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Armed Response Teams: 'Nothing good can come of this'

Armed Response Team cops criticism: 'Nothing good can come out of this'

Te Aniwa Hurihanganui, Te Manu Korihi Reporter

There are fears a six-month trial of police patrol vehicles carrying armed officers might mean Māori being targeted more than any other group.

The new police special patrol vehicle. Photo: RNZ / Liu Chen

Police Commissioner Mike Bush announced last week Armed Response Teams (ARTs) will start patrolling Counties Manukau, Waikato and Canterbury at the end of the month.

One of those teams was sent to Wairoa earlier in the week ahead of the planned pilot - following a shooting at a police officer's house and the station there.

But some Māori, including the whānau of a man fatally wounded by police in 2000, aren't convinced it will make their lives any safer.

Raewyn Wallace is still grieving the loss of her son Steven, 20 years after he was fatally wounded by police in Waitara.

A senior constable fired four shots at the 23 year old, after he was approached by Steven holding a baseball bat and threatening to kill him.

An IPCA report later found police actions were justified, but his mother has never been satisfied with that decision.

Raewyn Wallace said she now feared that with more armed police on the streets, more people were going to die.

"It's very concerning, they're already out of control. Give them a gun and they're gonna be more out of control," she said.

"How many people have been killed since Steven got killed by the police? And how many times have they been held accountable?"

Prominent lawyer Moana Jackson said it was very likely making arms more accessible to police would put Māori at greater risk of being shot than any other group.

"I do acknowledge the efforts that the police have made to try and improve relationships with Māori, but at the same time, history and experience shows that the people who are most likely to be hurt or even killed by any escalation of police access to weapons is Māori.

"I think that for Māori who think about this issue there will be some very real concern about this policy."

Mr Jackson said police should have access to firearms in some situations, but making them routinely available was going down a slippery slope.

"I think they should have, as they do in their current policy, access to arms when there is reasonable cause for their use. But to take the first step towards a much more readily available use of guns is, I think, is potentially dangerous."

The new ARTs will be based in the districts with the highest number of firearms seized, located and surrendered.

They will be patrolling the streets seven days a week, and will focus on firearm and weapon related call-outs.

However, Black Power gang spokesperson Eugene Ryder said arming police would not make communities any safer and, if anything, it would motivate firearm owners to carry weapons.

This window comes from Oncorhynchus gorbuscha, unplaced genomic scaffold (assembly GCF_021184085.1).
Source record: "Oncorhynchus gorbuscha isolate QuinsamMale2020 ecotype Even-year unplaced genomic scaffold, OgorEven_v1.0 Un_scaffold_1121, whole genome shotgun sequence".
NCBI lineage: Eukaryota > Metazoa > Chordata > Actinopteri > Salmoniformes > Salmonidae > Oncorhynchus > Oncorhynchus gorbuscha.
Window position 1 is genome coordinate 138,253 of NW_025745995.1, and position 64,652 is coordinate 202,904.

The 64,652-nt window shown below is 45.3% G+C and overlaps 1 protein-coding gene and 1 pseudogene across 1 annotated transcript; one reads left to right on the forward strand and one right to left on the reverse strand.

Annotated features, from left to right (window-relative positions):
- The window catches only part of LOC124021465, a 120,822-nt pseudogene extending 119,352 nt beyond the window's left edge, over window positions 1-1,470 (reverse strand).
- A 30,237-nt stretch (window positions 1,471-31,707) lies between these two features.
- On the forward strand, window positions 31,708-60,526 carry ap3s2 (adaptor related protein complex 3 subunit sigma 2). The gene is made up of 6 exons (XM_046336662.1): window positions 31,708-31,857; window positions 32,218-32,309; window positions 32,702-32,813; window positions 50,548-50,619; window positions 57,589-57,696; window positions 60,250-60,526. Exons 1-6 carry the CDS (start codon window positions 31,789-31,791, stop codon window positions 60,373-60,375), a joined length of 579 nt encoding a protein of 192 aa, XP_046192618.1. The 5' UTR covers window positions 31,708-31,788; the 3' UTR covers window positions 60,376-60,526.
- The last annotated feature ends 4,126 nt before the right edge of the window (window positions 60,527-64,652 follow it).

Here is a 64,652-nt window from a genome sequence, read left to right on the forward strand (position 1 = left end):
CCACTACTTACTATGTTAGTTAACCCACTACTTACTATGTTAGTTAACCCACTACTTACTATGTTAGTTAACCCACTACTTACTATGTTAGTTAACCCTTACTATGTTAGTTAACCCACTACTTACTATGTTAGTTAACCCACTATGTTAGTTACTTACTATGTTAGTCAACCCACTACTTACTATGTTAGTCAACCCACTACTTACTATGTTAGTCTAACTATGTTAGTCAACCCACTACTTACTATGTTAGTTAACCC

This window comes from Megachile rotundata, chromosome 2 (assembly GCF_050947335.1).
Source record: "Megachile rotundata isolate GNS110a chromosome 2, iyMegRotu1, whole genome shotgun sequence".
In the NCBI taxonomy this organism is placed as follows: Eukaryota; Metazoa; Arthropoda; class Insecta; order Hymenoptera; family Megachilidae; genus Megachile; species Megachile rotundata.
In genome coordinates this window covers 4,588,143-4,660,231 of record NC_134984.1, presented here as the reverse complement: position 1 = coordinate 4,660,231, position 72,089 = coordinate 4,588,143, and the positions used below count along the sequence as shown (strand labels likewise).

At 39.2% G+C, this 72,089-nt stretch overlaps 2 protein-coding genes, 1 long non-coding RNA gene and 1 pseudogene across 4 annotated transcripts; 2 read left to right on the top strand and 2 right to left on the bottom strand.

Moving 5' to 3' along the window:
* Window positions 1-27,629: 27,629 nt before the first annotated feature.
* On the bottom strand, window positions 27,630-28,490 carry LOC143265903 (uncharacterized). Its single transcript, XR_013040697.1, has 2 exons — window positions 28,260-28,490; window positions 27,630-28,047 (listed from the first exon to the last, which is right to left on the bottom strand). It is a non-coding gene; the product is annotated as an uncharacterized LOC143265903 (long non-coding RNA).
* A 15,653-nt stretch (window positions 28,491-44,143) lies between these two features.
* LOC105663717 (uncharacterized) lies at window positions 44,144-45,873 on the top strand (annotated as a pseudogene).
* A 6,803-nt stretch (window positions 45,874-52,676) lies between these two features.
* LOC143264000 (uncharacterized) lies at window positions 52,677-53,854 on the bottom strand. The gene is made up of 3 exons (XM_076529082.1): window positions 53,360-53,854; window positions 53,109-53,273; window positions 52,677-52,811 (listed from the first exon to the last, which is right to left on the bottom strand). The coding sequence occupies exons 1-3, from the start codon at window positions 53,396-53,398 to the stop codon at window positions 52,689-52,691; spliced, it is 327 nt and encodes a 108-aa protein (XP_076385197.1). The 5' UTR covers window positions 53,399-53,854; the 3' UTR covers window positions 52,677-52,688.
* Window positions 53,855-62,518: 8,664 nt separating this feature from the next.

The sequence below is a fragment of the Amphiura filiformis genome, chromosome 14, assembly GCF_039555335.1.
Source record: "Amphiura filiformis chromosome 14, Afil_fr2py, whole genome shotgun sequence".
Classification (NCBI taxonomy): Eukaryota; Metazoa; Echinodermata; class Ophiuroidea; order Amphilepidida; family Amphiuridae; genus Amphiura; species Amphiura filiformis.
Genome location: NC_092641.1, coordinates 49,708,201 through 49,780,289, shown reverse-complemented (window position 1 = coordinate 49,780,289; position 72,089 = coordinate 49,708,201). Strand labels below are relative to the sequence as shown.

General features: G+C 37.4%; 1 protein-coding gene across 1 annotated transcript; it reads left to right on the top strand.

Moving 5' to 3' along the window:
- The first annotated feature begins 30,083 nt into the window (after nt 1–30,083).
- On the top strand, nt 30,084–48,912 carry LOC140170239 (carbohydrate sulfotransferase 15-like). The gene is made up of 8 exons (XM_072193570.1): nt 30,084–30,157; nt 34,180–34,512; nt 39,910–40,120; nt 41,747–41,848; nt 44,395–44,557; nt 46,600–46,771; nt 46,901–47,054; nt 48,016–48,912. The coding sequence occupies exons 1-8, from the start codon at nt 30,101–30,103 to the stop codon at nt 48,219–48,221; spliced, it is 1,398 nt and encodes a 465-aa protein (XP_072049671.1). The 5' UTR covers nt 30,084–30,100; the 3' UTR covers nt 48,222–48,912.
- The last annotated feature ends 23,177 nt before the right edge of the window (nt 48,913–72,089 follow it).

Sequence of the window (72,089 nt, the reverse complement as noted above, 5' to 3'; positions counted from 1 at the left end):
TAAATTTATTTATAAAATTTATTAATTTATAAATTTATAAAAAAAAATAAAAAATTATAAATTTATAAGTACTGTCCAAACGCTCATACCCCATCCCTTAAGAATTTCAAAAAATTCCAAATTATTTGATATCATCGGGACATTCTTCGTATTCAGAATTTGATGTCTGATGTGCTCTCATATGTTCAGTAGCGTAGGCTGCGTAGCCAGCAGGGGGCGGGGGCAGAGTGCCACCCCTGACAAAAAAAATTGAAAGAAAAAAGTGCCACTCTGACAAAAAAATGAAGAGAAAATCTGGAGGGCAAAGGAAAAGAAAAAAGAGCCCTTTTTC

"If it's common knowledge that police are going be going into situations armed, it creates the situation where people in those positions are going to feel like they need to arm themselves against the police.

"It's that old saying, you don't take a knife to a gun fight, and if people think they're gonna be threatened with firearms by police and they have firearms, there's probably more potential for them to use them. Nothing good can come out of this."

He said the policy was particularly concerning for Māori, who were already over-represented in rates of incarceration and police pursuits.

"When there are Māori involved in anything that requires a police presence, it's a fact I think that Māori will be targeted because they already are.

"If society think that having armed officers will keep them safe then I suppose we're really heading into a bad direction. That doesn't provide a sense of safety for our people and our communities."

In a statement, police said they were aware of the concerns people had about ARTs.

"Police is aware that some people may have concerns about the deployment of ARTs. However, we must recognise that the environment has changed and Police's capability and resourcing needs to reflect this.

"Police expects the pilot will show that ARTs improve Police's ability to respond to rapidly evolving situations with specialist skills and expertise, minimising risks and enhancing safety of all communities.

"Unfortunately, Māori are over-represented in the criminal justice system as both victims and offenders and this is reflected in the Tactical Options Reporting each year. Police is actively working with our communities, our partners, and the justice sector to improve outcomes for Māori."

Feedback will be sought by police before deciding whether the armed response teams should be rolled out nationally.

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